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The union has reoriented towards entrepreneurship: neoliberal solidarities on Zambia’s Copperbelt

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journal contribution
posted on 01.12.2021, 03:55 authored by Thomas McNamaraThomas McNamara
Extensive labour subcontracting has decimated workers’ incomes and unions’ power on Zambia’s Copperbelt. In response, miners and workers with permanent contracts provide each other daily material support, and unions sell credit-based services to members, enabling their daily lives and subsidising subcontractors’ unionisation. These interactions make Zambia’s low-wage resource extraction viable. They can therefore be understood as ‘neoliberal solidarities’: struggles to refashion material and social relations in a more equitable way, which structurally support neoliberal political economies and projects of self-making. These solidarities entrench union–company interdependence, empowering unions to make more radical demands, yet making the realisation of these demands more difficult to imagine.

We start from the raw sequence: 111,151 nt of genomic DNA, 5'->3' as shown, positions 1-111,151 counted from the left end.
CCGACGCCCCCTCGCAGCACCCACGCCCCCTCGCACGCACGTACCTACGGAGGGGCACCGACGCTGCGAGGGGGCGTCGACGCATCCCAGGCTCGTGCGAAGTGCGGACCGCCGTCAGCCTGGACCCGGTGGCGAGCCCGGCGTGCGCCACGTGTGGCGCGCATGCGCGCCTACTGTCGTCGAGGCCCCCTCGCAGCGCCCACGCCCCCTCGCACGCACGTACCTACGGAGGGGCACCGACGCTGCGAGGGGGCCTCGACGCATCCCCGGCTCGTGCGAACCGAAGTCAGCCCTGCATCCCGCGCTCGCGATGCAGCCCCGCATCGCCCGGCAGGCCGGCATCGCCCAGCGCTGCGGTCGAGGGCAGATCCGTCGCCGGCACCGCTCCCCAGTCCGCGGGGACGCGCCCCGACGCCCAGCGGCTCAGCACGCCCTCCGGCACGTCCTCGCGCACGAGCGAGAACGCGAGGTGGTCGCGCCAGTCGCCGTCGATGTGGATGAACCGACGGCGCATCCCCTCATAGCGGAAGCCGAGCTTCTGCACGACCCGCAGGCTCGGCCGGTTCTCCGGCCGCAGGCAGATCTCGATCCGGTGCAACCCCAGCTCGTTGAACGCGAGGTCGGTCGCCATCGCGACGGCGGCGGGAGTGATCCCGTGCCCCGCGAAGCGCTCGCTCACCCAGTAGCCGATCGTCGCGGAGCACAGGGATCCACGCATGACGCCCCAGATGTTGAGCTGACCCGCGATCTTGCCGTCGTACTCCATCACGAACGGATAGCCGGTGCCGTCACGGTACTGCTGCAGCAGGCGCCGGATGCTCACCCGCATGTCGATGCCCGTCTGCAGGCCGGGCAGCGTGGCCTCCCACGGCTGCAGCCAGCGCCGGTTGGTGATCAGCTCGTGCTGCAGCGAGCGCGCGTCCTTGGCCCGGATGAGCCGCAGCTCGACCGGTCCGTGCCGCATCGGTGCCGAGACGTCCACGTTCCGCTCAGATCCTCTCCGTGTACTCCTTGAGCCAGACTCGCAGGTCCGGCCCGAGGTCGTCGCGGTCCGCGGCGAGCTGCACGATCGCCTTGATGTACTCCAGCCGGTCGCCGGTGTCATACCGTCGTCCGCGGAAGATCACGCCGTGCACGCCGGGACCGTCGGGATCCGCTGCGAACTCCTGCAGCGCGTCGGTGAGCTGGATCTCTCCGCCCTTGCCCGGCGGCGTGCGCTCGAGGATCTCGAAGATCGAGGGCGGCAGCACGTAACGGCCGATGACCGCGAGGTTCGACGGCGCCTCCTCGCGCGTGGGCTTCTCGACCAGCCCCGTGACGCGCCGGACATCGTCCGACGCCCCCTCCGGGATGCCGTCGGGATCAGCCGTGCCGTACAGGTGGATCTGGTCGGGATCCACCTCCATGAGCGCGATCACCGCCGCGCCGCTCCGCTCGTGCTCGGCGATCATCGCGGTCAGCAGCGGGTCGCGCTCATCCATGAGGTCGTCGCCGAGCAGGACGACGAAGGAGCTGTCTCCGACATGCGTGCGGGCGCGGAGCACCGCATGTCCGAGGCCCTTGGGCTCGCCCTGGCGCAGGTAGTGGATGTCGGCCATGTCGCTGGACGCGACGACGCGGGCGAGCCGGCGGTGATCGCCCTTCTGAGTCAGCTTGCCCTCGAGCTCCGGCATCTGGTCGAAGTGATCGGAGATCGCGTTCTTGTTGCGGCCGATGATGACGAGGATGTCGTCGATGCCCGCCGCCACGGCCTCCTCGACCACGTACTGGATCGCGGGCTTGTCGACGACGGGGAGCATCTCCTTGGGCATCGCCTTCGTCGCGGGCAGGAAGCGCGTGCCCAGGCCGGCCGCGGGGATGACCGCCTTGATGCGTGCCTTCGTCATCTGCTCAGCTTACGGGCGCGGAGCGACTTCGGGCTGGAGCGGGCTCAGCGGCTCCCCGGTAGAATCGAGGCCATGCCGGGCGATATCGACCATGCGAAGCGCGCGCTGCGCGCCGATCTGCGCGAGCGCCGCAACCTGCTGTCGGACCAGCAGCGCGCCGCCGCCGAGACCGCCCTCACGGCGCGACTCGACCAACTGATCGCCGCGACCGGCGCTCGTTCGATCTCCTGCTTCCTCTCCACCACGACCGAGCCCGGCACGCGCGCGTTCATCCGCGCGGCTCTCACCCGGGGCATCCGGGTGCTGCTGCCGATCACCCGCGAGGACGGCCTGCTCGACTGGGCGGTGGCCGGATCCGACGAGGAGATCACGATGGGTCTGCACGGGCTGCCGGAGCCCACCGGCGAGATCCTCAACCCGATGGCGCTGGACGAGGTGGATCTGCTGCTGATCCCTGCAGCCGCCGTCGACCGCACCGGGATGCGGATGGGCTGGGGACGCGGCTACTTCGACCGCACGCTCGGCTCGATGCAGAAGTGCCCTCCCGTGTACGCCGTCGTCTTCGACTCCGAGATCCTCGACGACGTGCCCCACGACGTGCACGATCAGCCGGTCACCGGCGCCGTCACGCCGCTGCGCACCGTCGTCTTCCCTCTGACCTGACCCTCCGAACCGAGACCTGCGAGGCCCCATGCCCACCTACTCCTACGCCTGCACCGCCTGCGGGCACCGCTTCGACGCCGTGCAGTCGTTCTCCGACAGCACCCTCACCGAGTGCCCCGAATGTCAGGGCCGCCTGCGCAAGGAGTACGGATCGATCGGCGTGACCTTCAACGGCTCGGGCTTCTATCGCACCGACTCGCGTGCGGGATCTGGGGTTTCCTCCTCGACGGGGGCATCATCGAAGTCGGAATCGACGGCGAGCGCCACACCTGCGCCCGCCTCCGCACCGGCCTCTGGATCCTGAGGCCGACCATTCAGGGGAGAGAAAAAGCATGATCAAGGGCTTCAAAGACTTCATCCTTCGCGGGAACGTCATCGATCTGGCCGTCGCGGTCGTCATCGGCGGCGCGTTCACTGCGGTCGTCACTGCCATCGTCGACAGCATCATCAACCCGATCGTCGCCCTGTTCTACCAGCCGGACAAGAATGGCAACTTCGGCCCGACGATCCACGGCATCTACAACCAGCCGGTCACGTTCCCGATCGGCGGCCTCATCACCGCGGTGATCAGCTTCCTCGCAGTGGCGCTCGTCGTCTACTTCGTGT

Funding

This article was written as part of the WORKinMINING project (https://www.workinmining.ulg.ac.be).The project has received funding from the European Research Council (ERC) under the European Union's Horizon 2020 research and innovation programme (grant agreement no. 646802).

History

Publication Date

01/09/2021

Journal

Third World Quarterly

Volume

42

Issue

9

Pagination

(p. 2152-2171)

Publisher

Taylor & Francis

ISSN

0143-6597

Rights Statement

© 2021 The Author(s). Published by Informa UK Limited, trading as Taylor & Francis Group. This is an Open Access article distributed under the terms of the Creative Commons Attribution-NonCommercial-NoDerivatives License (http://creativecommons.org/licenses/by-nc-nd/4.0/), which permits non-commercial re-use, distribution, and reproduction in any medium, provided the original work is properly cited, and is not altered, transformed, or built upon in any way.

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